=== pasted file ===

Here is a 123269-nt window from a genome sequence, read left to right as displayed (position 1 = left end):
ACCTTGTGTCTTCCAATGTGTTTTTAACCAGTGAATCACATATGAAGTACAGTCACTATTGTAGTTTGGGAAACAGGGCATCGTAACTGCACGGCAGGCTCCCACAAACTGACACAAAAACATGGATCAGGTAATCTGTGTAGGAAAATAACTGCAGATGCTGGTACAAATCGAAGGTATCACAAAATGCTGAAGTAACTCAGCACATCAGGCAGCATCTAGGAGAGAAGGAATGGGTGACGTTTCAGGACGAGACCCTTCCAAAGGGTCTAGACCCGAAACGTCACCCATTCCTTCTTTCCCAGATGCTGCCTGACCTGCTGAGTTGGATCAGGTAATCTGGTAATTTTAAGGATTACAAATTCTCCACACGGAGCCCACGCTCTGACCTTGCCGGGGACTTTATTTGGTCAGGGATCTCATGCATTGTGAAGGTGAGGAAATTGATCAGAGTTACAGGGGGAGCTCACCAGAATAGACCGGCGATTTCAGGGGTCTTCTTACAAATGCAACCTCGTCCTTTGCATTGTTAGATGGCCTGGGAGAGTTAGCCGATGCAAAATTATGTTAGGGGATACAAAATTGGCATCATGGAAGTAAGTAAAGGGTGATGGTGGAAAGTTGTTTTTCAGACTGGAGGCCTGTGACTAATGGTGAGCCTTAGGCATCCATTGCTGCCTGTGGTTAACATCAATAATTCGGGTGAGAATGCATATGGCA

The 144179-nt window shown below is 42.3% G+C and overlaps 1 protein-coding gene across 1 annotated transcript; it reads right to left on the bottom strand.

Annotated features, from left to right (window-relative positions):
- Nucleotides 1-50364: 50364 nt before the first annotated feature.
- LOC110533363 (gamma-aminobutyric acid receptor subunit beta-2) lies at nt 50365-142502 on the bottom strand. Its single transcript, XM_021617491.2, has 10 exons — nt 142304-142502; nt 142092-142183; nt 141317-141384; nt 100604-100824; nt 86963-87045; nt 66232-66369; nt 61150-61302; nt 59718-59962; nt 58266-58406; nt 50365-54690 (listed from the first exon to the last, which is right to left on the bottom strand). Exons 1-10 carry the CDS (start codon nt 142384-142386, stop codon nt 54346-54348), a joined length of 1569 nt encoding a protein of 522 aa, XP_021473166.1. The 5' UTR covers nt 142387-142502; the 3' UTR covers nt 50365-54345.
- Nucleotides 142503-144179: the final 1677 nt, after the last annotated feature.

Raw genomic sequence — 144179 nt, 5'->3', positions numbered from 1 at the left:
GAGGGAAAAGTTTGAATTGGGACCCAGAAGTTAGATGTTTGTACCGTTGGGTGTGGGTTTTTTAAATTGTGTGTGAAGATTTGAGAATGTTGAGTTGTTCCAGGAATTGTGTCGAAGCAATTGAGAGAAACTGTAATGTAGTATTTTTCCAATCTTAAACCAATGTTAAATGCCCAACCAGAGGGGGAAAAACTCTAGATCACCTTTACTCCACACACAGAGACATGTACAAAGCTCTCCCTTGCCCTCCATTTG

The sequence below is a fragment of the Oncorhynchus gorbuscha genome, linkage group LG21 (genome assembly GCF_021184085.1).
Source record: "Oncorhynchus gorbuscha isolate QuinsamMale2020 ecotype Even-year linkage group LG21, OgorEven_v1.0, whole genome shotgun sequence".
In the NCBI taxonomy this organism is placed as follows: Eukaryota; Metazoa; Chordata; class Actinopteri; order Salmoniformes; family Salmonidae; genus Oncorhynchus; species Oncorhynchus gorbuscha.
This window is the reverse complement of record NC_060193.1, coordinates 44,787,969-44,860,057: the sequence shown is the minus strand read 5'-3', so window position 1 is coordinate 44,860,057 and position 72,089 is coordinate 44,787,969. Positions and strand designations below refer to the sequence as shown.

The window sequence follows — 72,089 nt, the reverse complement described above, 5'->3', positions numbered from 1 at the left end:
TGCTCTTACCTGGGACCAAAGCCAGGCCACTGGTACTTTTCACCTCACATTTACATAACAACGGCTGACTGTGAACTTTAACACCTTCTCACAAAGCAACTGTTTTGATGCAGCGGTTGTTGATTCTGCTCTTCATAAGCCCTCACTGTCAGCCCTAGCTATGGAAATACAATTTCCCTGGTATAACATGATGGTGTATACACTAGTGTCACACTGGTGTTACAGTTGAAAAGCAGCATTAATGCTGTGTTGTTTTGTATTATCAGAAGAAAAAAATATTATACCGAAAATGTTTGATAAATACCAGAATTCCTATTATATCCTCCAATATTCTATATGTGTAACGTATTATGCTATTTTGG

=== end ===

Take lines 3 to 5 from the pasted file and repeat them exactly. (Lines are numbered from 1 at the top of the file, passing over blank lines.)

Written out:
The 144179-nt window shown below is 42.3% G+C and overlaps 1 protein-coding gene across 1 annotated transcript; it reads right to left on the bottom strand.

Annotated features, from left to right (window-relative positions):
- Nucleotides 1-50364: 50364 nt before the first annotated feature.